In the thick of it...

I have the good fortune of being at Scrum Gathering 2013. I love being around my people. The atmosphere of so many others who are interested in all things Agile is way cool.

I arrived at registration and and was give my badge and what was called my "Scrum Bag". (hilarity!) I thought that was just a name that people called me... Our name badges could have tags hanging off them that denoted how many times you had leveled up on the Scrum Alliance path. I did not put anything on my own. I am glad I chose to do this. When I speak to someone here, they look at my badge, and ask me questions. It is a great conversation starter. Since I like talking to people this is a win!

I have had the chance to see lots of awesome people who I have met in my agile journey. It is only the first day and I have had my mind Blown by Lyssa Adkins and Michael Spayd on AQAL and how it impact Coaching an Agile Enterprise. I have had a cool session with my original CSM trainer, Angela Druckman on diagnosing problems in an agile organization. The link is to the Kindle Version. The real paper one on Amazon is stupidly priced. 

I have had the chance to visit the restaurant Lotus of Siam, and tonight will go to Border Grille in the Mandalay Bay. 

Looking forward to more cool stuff tomorrow...

Adding more content...

I have totally been struggling with consistent blogging. I have ideas that I think would make good topics. They go through my head all day. I just do not seem to have the time or focus to act on posting them.

I have decided to add a few more of my interests here. I love technology and personal productivity. Sometimes I just like plain old weird stuff. This, of course, will not assist me in time or focus towards posting. It will, however, give me a wider range of stuff not to post.  ;-)

What should have Story Points?

A fellow ScrumMaster posted the following question on a board on a popular career related site.

I had a discussion with my interviewer about if there is some technical related work( indirectly related to the story in sprint) should have a story point value or not! My thought is 'anything done in sprint should have a story point value.' Any thoughts?

I still believe the purpose of story points is to represent the Product Backlog. The items in the Product Backlog represent increments of Business Value to our customers. I believe that the points are a forecasting tool for the Scrum Team to use historical performance to estimate future expectations. If that is the case, and I am a Product Owner; wanting to give expectations to my customer, stakeholders, and organization, I will want to see decreases in velocity from Sprints were we worked on things other than Business Value that our customer approves of and requests from us.

I do not suggest Story Points for anything except for stories. If you track hours at the task level, then I suggest putting hours towards tasks unassociated with the Sprint goal "on the board" for these types of items. If you do not then you will deliver less of the Product Backlog in that Sprint.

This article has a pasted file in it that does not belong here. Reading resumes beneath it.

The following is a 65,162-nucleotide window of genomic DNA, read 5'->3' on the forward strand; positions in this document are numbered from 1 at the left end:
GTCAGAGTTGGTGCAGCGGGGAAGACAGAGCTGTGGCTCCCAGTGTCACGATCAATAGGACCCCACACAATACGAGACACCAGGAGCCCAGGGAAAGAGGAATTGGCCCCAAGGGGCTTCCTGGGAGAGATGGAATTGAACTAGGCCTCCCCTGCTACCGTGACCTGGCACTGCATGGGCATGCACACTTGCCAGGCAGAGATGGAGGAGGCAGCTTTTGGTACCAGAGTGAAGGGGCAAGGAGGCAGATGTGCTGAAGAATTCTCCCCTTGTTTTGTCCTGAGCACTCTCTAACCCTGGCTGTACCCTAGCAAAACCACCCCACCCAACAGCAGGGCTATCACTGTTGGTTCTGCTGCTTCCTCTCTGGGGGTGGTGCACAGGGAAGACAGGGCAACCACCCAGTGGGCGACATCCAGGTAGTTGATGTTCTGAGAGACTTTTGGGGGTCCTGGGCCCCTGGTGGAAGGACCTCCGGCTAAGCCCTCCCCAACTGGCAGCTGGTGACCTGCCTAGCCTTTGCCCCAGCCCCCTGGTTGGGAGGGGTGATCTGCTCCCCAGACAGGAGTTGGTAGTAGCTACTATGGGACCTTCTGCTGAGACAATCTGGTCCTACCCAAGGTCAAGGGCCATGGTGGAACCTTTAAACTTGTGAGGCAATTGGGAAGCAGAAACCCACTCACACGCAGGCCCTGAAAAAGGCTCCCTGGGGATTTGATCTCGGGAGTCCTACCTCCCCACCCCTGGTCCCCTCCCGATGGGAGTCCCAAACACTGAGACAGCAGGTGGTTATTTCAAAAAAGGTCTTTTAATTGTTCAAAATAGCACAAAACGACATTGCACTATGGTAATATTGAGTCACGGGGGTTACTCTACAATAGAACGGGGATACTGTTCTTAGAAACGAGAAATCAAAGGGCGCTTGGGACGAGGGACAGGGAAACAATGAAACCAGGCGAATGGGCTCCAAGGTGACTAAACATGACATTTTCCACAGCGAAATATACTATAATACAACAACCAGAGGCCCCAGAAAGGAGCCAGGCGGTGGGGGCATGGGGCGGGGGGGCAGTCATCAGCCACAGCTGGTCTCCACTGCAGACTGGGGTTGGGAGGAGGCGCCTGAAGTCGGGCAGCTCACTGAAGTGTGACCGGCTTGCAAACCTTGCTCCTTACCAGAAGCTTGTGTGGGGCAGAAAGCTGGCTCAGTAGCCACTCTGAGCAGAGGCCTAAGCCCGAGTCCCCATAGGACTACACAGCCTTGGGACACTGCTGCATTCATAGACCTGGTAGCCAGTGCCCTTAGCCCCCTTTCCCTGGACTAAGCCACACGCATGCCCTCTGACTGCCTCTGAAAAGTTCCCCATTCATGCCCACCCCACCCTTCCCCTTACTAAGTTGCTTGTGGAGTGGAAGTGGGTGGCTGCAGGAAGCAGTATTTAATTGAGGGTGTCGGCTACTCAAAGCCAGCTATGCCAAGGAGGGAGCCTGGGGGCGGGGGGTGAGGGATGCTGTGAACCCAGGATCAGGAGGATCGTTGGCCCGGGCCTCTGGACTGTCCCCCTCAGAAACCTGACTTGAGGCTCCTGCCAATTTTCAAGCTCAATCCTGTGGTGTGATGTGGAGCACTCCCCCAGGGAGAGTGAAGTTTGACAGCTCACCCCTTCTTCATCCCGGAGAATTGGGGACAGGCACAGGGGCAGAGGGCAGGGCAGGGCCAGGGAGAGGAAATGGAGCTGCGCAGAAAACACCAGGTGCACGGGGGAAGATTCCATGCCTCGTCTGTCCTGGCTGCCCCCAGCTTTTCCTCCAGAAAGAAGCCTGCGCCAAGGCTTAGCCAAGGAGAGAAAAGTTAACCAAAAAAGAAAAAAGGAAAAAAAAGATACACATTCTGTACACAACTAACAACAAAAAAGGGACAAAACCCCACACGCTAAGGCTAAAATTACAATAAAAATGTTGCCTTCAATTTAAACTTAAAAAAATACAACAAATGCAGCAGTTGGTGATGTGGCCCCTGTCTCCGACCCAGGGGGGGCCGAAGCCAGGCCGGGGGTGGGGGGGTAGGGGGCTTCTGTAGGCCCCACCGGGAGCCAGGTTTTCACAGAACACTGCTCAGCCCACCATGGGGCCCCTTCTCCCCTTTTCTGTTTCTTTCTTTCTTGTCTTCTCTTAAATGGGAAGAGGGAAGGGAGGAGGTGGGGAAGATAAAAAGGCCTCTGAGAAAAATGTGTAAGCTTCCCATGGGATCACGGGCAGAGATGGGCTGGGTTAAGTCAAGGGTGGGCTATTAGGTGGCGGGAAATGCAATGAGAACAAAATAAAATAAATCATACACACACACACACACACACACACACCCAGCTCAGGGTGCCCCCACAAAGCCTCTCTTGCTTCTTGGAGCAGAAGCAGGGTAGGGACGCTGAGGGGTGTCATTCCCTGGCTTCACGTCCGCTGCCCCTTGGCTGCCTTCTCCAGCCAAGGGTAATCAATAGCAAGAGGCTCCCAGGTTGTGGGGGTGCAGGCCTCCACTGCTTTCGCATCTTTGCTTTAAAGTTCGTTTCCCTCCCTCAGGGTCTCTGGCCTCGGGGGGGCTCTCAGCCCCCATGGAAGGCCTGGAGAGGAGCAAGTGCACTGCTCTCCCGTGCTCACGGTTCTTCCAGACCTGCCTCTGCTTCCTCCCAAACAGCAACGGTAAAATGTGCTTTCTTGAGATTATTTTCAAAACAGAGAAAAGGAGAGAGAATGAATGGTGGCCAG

We just need more time...

I recently had the question of should/can we extend a Sprint. I am pretty Anti on extending Sprints.  This is a GASP that I treat as a pretty standard rule. I will search high and low for an alternative to extending a Sprint. I did not put much personal input into this post, I did add what I sent out in relation to the practice. 

Some articles on Sprint Extension (they are anti-too)


Ken Schwaber = Instead of extending, what can you get done?


Don McGreal is a pretty respected coach locally.  Don = I would certainly avoid extending the Sprint or creating sicktime/holiday PBIs.


These are articles suggested by Scrum.Org on time boxes.


Abnormal sprint termination (PO Decision)

From the Scrum Guide 2011

Cancelling a Sprint

A Sprint can be cancelled before the Sprint time-box is over. Only the Product Owner has the authority to cancel the Sprint, although he or she may do so under influence from the stakeholders, the Development Team, or the Scrum Master.

A Sprint would be cancelled if the Sprint Goal becomes obsolete. This might occur if the company changes direction or if market or technology conditions change. In general, a Sprint should be cancelled if it no longer makes sense given the circumstances. But, due to the short duration of Sprints, cancellation rarely makes sense.

When a Sprint is cancelled, any completed and “Done” Product Backlog Items are reviewed. If part of the work is potentially shippable, the Product Owner typically accepts it. All incomplete Product Backlog Items are re-estimated and put back on the Product Backlog. The work done on them depreciates quickly and must be frequently re-estimated.

Sprint cancellations consume resources, since everyone has to regroup in another Sprint Planning Meeting to start another Sprint. Sprint cancellations are often traumatic to the Scrum Team, and are very uncommon.